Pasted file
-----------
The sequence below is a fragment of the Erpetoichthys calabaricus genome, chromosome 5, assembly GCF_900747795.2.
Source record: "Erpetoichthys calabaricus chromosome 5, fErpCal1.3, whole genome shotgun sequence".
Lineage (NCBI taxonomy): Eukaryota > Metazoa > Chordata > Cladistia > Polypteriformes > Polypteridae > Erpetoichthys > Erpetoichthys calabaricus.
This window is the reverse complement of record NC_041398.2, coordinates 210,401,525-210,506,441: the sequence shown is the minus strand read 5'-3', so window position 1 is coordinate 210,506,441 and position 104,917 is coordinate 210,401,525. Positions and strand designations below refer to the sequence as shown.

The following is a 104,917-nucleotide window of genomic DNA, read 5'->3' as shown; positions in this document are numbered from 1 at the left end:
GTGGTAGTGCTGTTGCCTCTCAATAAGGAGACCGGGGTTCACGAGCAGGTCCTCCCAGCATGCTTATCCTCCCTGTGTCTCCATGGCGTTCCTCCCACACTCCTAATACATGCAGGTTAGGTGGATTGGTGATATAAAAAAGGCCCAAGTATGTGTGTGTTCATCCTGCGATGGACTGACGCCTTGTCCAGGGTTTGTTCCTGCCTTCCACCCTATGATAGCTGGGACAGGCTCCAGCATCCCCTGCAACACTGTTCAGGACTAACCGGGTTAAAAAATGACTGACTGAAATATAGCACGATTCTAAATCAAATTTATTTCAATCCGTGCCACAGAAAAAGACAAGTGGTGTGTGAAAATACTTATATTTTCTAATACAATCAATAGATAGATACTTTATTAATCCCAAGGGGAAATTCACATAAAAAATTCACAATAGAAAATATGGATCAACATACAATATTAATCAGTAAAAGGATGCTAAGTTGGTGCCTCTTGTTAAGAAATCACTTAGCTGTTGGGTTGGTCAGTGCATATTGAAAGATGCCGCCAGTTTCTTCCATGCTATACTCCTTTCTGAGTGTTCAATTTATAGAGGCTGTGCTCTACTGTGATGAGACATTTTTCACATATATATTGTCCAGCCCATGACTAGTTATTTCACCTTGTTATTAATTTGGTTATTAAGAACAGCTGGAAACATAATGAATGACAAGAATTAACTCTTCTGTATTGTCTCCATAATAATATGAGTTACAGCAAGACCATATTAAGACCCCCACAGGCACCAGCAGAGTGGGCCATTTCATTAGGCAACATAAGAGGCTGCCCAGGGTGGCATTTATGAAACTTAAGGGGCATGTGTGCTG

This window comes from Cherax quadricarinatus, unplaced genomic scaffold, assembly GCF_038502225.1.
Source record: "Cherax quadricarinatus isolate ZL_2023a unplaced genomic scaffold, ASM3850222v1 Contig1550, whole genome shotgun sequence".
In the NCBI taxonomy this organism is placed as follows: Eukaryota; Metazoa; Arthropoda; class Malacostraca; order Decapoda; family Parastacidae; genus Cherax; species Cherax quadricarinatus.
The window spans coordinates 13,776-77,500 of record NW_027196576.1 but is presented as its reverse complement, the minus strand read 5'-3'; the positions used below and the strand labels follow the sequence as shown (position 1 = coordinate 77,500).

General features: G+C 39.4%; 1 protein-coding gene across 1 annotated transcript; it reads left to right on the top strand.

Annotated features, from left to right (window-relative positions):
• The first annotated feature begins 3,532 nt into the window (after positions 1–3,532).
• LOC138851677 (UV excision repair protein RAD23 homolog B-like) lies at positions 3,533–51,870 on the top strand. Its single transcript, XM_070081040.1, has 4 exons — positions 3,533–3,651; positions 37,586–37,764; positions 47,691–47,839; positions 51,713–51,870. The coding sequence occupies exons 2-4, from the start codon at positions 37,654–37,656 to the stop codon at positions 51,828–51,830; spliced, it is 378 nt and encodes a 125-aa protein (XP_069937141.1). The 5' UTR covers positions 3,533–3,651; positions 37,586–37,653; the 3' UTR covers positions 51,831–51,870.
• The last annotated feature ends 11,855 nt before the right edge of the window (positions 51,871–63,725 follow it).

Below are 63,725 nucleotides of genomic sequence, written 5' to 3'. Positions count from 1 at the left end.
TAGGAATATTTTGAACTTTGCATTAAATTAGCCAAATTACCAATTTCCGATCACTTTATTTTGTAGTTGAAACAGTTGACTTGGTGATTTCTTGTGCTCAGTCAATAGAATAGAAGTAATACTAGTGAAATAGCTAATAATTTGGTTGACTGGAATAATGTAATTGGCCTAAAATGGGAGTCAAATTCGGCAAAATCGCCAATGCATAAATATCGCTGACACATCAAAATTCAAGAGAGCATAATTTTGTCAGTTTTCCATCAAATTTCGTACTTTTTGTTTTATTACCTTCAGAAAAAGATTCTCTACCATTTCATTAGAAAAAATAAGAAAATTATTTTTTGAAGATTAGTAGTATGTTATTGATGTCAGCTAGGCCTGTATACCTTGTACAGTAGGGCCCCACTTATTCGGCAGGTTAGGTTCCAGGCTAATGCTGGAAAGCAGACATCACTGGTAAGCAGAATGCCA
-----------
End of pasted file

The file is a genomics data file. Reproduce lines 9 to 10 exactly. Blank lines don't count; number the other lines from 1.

In the NCBI taxonomy this organism is placed as follows: Eukaryota; Metazoa; Arthropoda; class Malacostraca; order Decapoda; family Parastacidae; genus Cherax; species Cherax quadricarinatus.
The window spans coordinates 13,776-77,500 of record NW_027196576.1 but is presented as its reverse complement, the minus strand read 5'-3'; the positions used below and the strand labels follow the sequence as shown (position 1 = coordinate 77,500).